Feed Conversion Efficiency: Bacon Pigs Vs. Lard Pigs

Every breed has its unique characteristics, but know what you're getting when raising pigs for market pork.

by Rodney Wilson
PHOTO: Amanda Slater/Flickr

Upon entry into the pig-purchasing arena, today’s new and prospective hog farmers are met with a kid-in-candy-store scenario: The slow food movement, along with a surge of interest in heritage breeds, has made buying starter pigs a venture worthy of some study and forethought.

Some years back, we came upon the opportunity to acquire a litter of Large Black piglets. Large blacks are firmly a heritage breed, defined loosely as a breed fallen out of favor with producers over the years but of interest to farmers and customers for their pasturing and foraging abilities, distinct flavor profiles, and general preservation. Which is to say they’re different—and the opportunity to raise up uncommon animals prompted us to buy all five and a Gloucestershire Old Spots (an even rarer pig that slipped onto the endangered list at one point) to boot. We grew our uncommon hogs out on a ration of high-protein, hand-mixed feed, reveling all the while in the sight of our uncommon animals lazily occupying the pastures we rotated them between. To our minds, the extra effort was sure to pay off in some as-yet-unidentified manner.

So we were of course befuddled when the vacuum-packed cuts we received from our processor fell far short of the weight we’d come to expect. And we were disappointed when customer feedback yielded such comments as, “That little pork chop sure was fatty.”

And this is how we learned the all-important first lesson in our lifelong education on the sprawling topic of feed conversion efficiency: Pigs can loosely be lumped into two classes, bacon pigs and lard pigs, and unawares, we’d raised up a litter of the latter.

Feed Conversion Efficiency

Feed conversion efficiency is something of an unwieldy topic, full of numerous interconnecting factors, but the basic concept is simple: When a pig eats, the resulting muscle gain roughly determines the feed conversion efficiency. If a pig requires a lot of feed to gain muscle, the efficiency is low; less feed required to achieve muscle gain is high efficiency. And the key term here is “muscle”—if a pig converts feed into excessive fat (i.e., not meat), you’ll leave the processor as unhappy as we were.

If you want to raise a herd of heritage pigs to keep a breed from extinction, feed conversion efficiency won’t be a primary concern for you. But if you’re trying to manage costs and keep market profits in the black, bacon pigs are definitely the way to go, and you should stay away from lard pigs.

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Here’s a quick breakdown of bacon pigs and lard pigs, though be aware each pig is its own animal: You can get a fat Yorkshire, just as I’m sure somebody’s raised a buff Large Black. However, generally speaking, here’s where a few popular breeds land on the bacon vs. lard pig  spectrum of conversion-efficiency metrics.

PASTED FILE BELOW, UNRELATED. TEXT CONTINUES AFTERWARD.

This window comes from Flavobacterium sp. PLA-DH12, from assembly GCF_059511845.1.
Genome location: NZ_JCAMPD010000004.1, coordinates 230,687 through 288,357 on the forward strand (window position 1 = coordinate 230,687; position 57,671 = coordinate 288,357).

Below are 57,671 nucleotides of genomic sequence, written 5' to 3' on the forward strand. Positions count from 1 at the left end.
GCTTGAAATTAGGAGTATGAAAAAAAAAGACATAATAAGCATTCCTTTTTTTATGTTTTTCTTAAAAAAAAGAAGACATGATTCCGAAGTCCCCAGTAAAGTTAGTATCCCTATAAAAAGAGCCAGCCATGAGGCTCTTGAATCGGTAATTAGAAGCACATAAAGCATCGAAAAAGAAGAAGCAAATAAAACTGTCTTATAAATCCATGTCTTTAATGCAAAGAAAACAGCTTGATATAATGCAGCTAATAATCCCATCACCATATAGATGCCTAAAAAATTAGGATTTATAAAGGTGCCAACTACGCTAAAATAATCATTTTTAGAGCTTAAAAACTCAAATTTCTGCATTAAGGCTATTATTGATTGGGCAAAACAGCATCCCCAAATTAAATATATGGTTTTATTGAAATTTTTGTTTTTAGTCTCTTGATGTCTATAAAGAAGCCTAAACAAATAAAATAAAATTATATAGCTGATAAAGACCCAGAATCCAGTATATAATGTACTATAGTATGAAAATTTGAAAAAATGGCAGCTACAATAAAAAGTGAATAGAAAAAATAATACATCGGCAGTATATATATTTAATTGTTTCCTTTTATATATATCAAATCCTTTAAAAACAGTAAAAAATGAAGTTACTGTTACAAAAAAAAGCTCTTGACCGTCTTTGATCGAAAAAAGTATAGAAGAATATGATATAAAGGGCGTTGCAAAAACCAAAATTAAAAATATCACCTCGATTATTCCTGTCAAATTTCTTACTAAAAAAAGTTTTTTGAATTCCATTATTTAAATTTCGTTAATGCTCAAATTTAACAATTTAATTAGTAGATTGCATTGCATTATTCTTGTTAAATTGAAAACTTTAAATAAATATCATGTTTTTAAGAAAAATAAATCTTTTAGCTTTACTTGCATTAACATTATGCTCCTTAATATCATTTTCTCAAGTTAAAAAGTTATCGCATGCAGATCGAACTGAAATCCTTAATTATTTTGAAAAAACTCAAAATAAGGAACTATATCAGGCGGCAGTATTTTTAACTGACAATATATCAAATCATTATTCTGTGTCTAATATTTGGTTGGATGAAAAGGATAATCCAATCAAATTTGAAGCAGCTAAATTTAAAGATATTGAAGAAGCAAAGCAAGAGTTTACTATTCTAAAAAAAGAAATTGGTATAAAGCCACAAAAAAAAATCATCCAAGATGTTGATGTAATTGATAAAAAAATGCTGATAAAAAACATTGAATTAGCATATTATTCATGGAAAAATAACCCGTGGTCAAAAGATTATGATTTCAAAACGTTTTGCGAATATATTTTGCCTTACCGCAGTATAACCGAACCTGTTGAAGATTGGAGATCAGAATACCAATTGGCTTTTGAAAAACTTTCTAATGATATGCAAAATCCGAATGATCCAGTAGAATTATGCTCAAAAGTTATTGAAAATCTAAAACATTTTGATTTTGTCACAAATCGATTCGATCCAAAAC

Lard Pigs

  • Gloucestershire Old Spots: Known as “apple pigs” for their traditional use cleaning up fallen apples in orchards of yore, these pigs are the oldest breed of spotted pigs around today. GOSs pack on the fat, and they have a tendency to be stubborn.
  • Large Black: There’s a lot to love about the Large Black, such as its sunburn immunity and calm disposition, but that love can die at the processor, where meat yields can fall below expectations.
  • Mangalitsa: The Mangalitsa is a weird-looking pig. But not in a bad way—its thick, wooly coat is almost sheep-like compared to other popular pigs. It’s also firmly a lard pig, with much lower pork yields than other breeds.
  • Guinea Hogs: This pig grows fast on whatever you feed them, but much of that conversion results in fat, not muscle. Raise this pig for its foraging abilities, not its profit potential at the local farmers’ market.

Bacon Pigs

  • Tamworth: One of the oldest breeds, traceable back to the domestication of wild hogs, the Tamworth was specifically bred for bacon—it has long, deep sides that curers prefer—but the hog’s wild ancestry makes it a frequent flight risk.
  • Berkshire: I’ll be honest—this is my favorite pig (and it’s what we raise on our farm). The oldest recorded British pig, this animal has just enough fat marbling to add moisture and flavor to a cut of pork. With a distinctly “porky” taste, this animal is often brought in to add flavor to a line that’s lost palate appeal.
  • Hampshire: Sporting a distinct white belt that crosses its shoulders, the Hampshire also boasts hardiness, vigor, breeding proficiency and a knack for foraging. It’s also a lean pig, reliably able to yield predictable amounts of market-ready pork chops.
  • Yorkshire: Sometimes called the Large White, this pig is hands down the most popular breed in the world. While the commercial pork industry is reliant on this breed for its excellent conversion rate, small producers can also benefit from the lean pig’s pork yield, though it’s worth mentioning that muted flavor is sometimes an issue, due to the extreme lack of fat.

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